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Guerilla JMX Monitoring

What if things go wrong and you have no monitoring in place? That's exactly what happened to one of our customers.

Very often in the course of work at C2B2, we find that customers are running their middleware with no monitoring in place. Often, there is some monitoring, but it is not at the JVM level, just at the OS level which is incredibly limiting. You will know the amount of RAM that the JVM is taking up, but you have no idea if the heap is 20%, 50% or 90% full.

This lack of insight always takes me by surprise, since monitoring is one of the first things we recommend to set up for any business. Why wouldn't you want to know how your business-critical infrastructure is doing in advance of that 3am phone call? Why wouldn't you want to have a week of data to pore over telling you exactly what went wrong at 2:48am leading to the outage, and how to put it right and prevent it happening again before your morning coffee?

The advantages of having a good monitoring solution in place are huge, and the benefits just get compounded. Black Friday is now, officially, a "thing" in the UK. Thanks, Amazon. This year saw a lot of businesses underestimating Black Friday and getting it very wrong on the most lucrative day of the year!

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Having good monitoring in place enables such wonderful cloud-based goodies as auto-scaling, meaning you can react to these kinds of situations and increase your capacity to cope with all the extra transactions.

But what if things go wrong and you have no monitoring in place? That's exactly what happened to one customer of ours recently.

The scenario was fairly simple. Hundreds of ActiveMQ brokers were in place in remote offices where applications would queue messages to local queues. Those messages were then bridged to a central ActiveMQ, like a hub and spoke topology.

The problem was that remote queues would get backed up and messages wouldn't be bridged across to the central broker.

The solution to find out what was going on with the ActiveMQ broker was to use the Java Management eXtensions API (JMX). Below, I've included the Java class I put together for that purpose, to read data from MBeans exposed over JMX (written for Java 6):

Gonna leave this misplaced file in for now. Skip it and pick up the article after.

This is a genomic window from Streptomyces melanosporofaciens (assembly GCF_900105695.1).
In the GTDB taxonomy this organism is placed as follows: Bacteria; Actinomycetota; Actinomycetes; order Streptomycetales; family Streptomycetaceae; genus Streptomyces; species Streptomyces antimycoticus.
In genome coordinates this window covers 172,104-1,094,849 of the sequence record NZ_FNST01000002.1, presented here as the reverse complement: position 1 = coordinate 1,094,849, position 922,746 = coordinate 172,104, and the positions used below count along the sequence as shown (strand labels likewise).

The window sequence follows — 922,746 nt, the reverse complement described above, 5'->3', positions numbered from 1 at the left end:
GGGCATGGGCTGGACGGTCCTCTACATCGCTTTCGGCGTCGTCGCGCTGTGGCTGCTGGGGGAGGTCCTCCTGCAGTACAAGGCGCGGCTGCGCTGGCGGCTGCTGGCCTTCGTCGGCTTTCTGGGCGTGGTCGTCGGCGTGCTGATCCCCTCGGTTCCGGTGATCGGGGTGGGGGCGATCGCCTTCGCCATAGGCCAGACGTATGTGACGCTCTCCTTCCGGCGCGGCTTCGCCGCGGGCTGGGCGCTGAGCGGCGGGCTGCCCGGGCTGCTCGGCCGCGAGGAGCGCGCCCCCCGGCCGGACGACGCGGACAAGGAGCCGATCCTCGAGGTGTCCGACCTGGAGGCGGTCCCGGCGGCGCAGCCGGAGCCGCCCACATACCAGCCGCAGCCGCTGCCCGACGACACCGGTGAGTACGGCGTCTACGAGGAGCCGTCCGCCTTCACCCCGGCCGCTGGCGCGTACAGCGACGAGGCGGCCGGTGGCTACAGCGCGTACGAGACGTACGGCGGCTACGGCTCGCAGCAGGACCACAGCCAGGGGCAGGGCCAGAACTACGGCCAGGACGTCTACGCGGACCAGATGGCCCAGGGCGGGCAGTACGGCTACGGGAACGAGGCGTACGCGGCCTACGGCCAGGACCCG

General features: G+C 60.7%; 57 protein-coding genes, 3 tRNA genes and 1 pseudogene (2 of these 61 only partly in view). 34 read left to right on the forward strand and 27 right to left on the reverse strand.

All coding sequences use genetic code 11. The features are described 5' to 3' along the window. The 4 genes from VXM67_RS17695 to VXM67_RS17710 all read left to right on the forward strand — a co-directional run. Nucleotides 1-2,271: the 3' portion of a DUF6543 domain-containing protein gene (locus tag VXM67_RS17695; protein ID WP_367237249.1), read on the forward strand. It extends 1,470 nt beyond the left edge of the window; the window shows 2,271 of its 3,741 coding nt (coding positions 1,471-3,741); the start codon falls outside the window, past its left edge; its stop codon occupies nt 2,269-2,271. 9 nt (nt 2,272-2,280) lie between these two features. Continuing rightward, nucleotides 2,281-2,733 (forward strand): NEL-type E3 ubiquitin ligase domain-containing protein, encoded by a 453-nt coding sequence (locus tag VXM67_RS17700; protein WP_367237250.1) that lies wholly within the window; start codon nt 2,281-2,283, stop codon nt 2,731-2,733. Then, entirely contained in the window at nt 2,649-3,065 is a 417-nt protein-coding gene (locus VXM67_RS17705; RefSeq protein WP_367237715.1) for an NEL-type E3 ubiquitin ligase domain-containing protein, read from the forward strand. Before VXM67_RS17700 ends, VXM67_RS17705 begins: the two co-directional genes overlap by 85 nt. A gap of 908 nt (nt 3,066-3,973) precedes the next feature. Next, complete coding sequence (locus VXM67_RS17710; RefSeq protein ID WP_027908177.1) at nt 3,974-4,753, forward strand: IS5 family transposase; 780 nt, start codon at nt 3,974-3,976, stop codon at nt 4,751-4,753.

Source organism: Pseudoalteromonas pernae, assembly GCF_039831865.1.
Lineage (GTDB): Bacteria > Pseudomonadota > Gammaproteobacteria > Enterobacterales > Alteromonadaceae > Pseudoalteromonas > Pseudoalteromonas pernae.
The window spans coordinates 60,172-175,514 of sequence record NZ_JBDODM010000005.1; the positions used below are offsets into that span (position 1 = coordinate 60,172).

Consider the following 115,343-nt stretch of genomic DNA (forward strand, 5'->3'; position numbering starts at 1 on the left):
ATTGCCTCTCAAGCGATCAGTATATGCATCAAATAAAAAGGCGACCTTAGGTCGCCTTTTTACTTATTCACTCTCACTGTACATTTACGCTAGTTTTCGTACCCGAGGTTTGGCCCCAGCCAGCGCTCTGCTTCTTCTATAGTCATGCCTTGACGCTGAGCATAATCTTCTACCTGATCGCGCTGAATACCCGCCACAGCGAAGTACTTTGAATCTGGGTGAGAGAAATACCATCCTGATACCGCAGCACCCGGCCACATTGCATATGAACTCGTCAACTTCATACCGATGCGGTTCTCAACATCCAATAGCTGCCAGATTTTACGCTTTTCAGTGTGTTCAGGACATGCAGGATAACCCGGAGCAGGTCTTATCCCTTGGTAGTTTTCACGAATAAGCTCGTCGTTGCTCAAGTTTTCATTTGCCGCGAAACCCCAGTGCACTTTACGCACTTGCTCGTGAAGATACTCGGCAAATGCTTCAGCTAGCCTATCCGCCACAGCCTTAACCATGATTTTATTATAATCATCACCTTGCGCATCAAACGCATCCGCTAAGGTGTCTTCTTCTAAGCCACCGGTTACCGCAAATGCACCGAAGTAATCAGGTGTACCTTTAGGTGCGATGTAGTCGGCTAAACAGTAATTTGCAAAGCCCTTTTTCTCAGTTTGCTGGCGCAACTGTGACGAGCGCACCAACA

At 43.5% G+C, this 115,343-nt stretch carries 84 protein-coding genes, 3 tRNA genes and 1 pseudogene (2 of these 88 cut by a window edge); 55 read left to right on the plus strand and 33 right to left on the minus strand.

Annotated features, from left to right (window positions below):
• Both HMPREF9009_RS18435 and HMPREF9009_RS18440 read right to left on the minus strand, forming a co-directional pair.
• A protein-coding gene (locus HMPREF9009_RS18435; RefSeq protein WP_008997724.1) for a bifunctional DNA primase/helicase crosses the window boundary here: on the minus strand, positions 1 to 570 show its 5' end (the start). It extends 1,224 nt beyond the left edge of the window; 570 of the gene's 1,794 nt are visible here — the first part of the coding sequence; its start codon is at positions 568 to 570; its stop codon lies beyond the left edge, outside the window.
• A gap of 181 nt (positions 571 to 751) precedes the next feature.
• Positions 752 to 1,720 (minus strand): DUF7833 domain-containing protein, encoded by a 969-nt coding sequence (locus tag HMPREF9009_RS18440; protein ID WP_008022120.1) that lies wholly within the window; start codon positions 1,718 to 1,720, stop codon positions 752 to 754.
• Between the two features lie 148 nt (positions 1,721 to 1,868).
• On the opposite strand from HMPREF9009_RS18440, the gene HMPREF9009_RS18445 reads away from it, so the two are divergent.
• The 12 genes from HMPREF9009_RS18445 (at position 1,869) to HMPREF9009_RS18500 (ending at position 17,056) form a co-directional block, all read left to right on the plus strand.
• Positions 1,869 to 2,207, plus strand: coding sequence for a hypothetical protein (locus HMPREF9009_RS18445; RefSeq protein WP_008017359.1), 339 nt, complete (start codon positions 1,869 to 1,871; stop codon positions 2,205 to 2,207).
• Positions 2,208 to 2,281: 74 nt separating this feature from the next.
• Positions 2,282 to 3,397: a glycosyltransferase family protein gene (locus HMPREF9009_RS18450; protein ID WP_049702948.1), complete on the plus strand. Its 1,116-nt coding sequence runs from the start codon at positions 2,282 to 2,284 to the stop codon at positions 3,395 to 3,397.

The script is very basic and was written to serve a specific purpose. There's very little to actually tie it in to ActiveMQ, so if you want to modify it to make a generic version, it shouldn't be too difficult.

The output will be a CSV file with attributes for the broker (add or remove MBean attribute names from the brokerAttributes array as needed) and a separate CSV file for each queue on the broker.

The important lines in the above are (modified below):

 String host = "localhost";
    String port = "1099";
    String url = "service:jmx:rmi:///jndi/rmi://" + host + ":" + port + "/jmxrmi";

    JMXServiceURL serviceUrl = new JMXServiceURL(url);
    JMXConnector jmxConnector = JMXConnectorFactory.connect(serviceUrl, null);

    try {
       MBeanServerConnection mbeanConn =
       ObjectName mBean = new
          ObjectName("mbean name");
       String attr = "mbean attribute name";
       mbeanConn.getAttribute(mBean, attr);
    } catch (Exception e) {
    } finally {  

The above code is connecting to a JMX mbean server using the remote URL built at the top. Then an ObjectName is created with the name of the mbean I'm interested in, and then below that, a String of the attribute I'm interested in is created. I then use the getAttribute method with the MBean and attribute I want.

In a similar vein, I wrote a script using Groovy to monitor Tomcat for a different customer, when we were just interested in the number of HTTP connections.

I include both here because both are useful, but the difference between the Groovy and Java versions is stark. Both are doing essentially the same thing but, for a use case like this, Groovy lets you get straight to code which actually solves the problem, though perhaps Java 8 will go some way to improving the situation.

The important lines in Groovy to get an MBean attribute are:

 def port = 8090
    def host = ''
    def fileName = 'HTTPMbean.txt'
    def connection = new JmxBuilder().client(port: port, host: host)
    // Get the MBeanServer.
    def mbeanConn = connection.MBeanServerConnection
    //Create GroovyMBean. 
    def mbean = new GroovyMBean(mbeanConn, "mbean name")
    println "$mbean.attributeName"

You can find names of new MBeans to monitor, and their attributes, with JConsole as shown in the screenshot below:

This is certainly not the sort of monitoring we would recommend long-term. These solutions were one-offs, designed to help in the solving of specific problems. If you ever find yourself in the position of needing to use scripts like these to get some insight into your system, ask yourself why you don't already have that insight and the pile of historical data to go with it!